Back to FISH Vol 30 2
PUBLISHED 20 Jun 2022

Building on evidence-based stock assessments and fisheries regulations, behavioural science and social marketing are providing new strategies to help fishers rebuild and maintain stocks of Australia’s favourite fish species

By Catherine Norwood

Fishers are being urged to help rebuild populations of several popular fish species by diversifying their catch to alternative species.

Campaigns with this aim have been launched in South Australia and Queensland and discussions are underway in Western Australia as high-profile species in all three states struggle to recover despite management plans in place to reduce fishing impacts.

SA has already closed two of its Snapper (Chrysophrys auratus) fisheries to all fishers for three years to 2023, with stocks designated as depleted in the 2020 Status of Australian Fish Stocks Reports (SAFS).

This is a drastic step that fisheries managers across the country are keen to avoid for other stocks and species, and it has led to new approaches to effect change being trialled.

Although fisheries regulations make it easier to control commercial catches, the dispersed nature of recreational fishing makes it difficult to direct fishing activities away from a few favourite species. Consumers also have a role to play, whether eating their recreational catch at home, or buying it for dinner.

Current efforts to direct fishing to alternative species touch on these three aspects: commercial and recreational fishing activity and consumption choices.

SA challenges

In SA, four species are ‘in need of a break’ says Dr Mike Steer, Research Director, Aquatic and Livestock Sciences at the Department of Primary Industries and Regions’ (PIRSA) research arm, the South Australian Research and Development Institute (SARDI).

These are Snapper (Chrysophrys auratus), King George Whiting (Sillaginodes punctatus), Southern Garfish (Hyporhamphus melanochir) and Southern Calamari (Sepioteuthis australis).

Although the Snapper fisheries in Gulf St Vincent and Spencer Gulf/West Coast are depleted, the south-east stock, which is shared with Victoria, remains sustainable. SA’s stocks of King George Whiting and Southern Calamari are also sustainable. The Southern Garfish stock in the Spencer Gulf
is recovering but is depleted in Gulf St Vincent.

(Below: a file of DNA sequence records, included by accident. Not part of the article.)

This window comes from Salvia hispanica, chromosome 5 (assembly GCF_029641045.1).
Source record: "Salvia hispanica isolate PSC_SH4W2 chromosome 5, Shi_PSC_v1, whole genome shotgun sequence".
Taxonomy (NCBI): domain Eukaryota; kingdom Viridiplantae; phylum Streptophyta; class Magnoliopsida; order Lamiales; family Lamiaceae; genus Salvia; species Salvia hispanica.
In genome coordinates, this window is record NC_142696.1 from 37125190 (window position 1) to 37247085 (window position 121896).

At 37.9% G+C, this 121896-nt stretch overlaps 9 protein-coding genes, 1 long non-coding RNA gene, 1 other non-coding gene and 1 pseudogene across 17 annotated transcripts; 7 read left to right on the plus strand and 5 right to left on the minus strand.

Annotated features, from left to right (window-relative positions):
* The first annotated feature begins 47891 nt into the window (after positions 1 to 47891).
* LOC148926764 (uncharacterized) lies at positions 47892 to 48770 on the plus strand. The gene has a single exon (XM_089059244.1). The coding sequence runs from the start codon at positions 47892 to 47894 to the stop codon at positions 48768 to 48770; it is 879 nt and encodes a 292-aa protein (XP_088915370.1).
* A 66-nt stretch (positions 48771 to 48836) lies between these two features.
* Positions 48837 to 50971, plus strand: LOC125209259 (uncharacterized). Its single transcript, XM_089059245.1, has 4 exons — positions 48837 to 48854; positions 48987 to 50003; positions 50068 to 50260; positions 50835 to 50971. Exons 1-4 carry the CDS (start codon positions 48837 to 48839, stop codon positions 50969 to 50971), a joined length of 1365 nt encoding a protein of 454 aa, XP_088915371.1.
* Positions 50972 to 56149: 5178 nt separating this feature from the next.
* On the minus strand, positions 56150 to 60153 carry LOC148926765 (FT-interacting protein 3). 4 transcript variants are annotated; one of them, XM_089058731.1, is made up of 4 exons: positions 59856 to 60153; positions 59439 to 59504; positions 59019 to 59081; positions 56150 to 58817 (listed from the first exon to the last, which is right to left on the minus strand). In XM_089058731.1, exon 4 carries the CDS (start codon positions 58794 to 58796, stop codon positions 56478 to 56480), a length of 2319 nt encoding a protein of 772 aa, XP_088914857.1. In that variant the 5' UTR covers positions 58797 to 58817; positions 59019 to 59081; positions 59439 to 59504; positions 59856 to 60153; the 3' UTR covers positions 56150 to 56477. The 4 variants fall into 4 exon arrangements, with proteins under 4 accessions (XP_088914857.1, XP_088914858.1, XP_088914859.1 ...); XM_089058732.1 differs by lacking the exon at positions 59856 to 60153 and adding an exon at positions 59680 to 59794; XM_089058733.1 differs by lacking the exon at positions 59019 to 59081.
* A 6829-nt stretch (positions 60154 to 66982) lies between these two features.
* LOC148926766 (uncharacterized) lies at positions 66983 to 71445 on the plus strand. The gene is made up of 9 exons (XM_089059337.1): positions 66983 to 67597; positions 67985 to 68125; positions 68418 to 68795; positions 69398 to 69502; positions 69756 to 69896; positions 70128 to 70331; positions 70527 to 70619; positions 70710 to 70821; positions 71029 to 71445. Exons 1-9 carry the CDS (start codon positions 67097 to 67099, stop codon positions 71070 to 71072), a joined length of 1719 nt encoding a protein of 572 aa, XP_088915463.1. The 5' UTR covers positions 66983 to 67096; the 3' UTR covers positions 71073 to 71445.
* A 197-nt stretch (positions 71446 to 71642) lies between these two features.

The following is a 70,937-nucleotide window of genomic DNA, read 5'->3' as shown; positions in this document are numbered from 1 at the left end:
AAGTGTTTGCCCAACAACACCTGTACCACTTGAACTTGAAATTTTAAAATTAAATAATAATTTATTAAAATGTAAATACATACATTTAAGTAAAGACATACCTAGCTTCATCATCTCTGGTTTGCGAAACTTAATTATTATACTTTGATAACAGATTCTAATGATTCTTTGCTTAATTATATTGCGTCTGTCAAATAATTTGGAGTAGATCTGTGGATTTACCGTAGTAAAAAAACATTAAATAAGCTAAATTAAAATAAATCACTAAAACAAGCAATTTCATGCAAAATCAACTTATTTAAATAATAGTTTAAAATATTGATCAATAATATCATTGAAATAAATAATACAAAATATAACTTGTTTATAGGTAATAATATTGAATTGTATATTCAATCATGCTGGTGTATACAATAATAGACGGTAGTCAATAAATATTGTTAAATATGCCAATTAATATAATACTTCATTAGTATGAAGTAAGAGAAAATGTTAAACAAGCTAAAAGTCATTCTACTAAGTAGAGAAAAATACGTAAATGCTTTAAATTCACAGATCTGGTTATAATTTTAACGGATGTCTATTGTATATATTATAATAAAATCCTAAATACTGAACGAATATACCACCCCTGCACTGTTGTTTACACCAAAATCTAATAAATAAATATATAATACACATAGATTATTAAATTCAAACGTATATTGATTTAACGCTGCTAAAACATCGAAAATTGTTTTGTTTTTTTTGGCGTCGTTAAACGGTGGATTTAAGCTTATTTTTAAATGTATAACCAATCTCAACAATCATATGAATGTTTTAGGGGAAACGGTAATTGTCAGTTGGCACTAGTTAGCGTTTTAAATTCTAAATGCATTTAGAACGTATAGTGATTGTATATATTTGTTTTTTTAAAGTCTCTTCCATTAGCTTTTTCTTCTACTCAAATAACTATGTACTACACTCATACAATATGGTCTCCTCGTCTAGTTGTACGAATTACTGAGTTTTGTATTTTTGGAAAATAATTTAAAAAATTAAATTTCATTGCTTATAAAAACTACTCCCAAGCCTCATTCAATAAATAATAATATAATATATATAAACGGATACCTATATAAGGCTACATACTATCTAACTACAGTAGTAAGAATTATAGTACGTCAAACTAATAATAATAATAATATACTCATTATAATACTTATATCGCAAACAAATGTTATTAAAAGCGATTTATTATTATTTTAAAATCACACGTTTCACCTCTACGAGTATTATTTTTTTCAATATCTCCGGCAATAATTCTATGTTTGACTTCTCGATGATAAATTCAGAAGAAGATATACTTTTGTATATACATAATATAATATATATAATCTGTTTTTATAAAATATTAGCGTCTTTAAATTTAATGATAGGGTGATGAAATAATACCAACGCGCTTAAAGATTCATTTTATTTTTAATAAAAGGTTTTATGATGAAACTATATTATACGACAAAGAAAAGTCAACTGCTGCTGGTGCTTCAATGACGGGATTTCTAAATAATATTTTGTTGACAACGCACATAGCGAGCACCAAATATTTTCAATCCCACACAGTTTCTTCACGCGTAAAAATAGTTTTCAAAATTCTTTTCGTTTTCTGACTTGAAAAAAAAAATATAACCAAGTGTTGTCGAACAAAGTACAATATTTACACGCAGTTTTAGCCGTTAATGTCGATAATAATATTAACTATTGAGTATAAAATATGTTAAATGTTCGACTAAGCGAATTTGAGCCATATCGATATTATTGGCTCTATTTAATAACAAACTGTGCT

These are considered ‘Tier 1’ species under a reformed management structure in SA’s marine scalefish fishery, which has recently introduced more regionally-based management of fish stocks and quotas for the commercial sector.


The campaign provides information for seafood consumers and recreational fishers. A collection of recipes by chef Callum Hann is featured, pictured here are Australian Salmon tacos. Photo: PIRSA


Mike says reliance on just a few high-profile species poses a risk to the long-term sustainability of the stocks and the productivity of the fishery. “But there was also concern when quotas were introduced for key species that it would shift fishing effort to other species,” he says. “We needed to identify those species that could support higher levels of production before promoting them as alternative targets.”


Sally Jenyns from Channel 7’s Creek to Coast program cooking up a Cobia dish. Photo: Kieran Tunbridge

Identifying alternatives

In SA, there are more than 60 species that can be targeted by commercial fishers within the community-shared marine scalefish fishery. These range from premium finfish, such as King George Whiting, to lesser-known species such as Blue Mackerel (Scomber australasicus), leatherjackets (Monacanthidae spp.), Sea Sweep (Scorpis aequipinnis), octopus (Octopodidae spp.) and sand crabs (Ovalipes spp.).

With funding from FRDC, SARDI conducted a risk assessment to evaluate which species could support higher catches. Researchers identified 26 species for in-depth assessment. They found that Ocean Jacket (Nelusetta ayraudi) and Australian Salmon (Arripis truttaceus) would support the greatest increases in catch, possibly hundreds of tonnes more.

Although the risk assessment primarily focused on capacity for commercial fishing, there is also interest from recreational fishers in these alternative species. Researchers recognised that barriers to changing target species for both commercial and recreational sectors included the different gear and know-how needed to catch those alternative species.

Following this study, the PIRSA took the lead to promote the catch and consumption of several of these less popular species, launching the ‘Same Dish, New Fish’ campaign in 2020.


Pan-fried Snook with celeriac and grilled radicchio is one of South Australia’s alternative fish recipes. Photo: PIRSA

Get hooked on something different and take the #SameDishNewFish challenge. By choosing a wider variety of local seafood, you can help support sustainability.


This ongoing campaign provides information for seafood consumers and recreational fishers on how they can change dining, shopping, cooking and fishing habits to choose alternative species.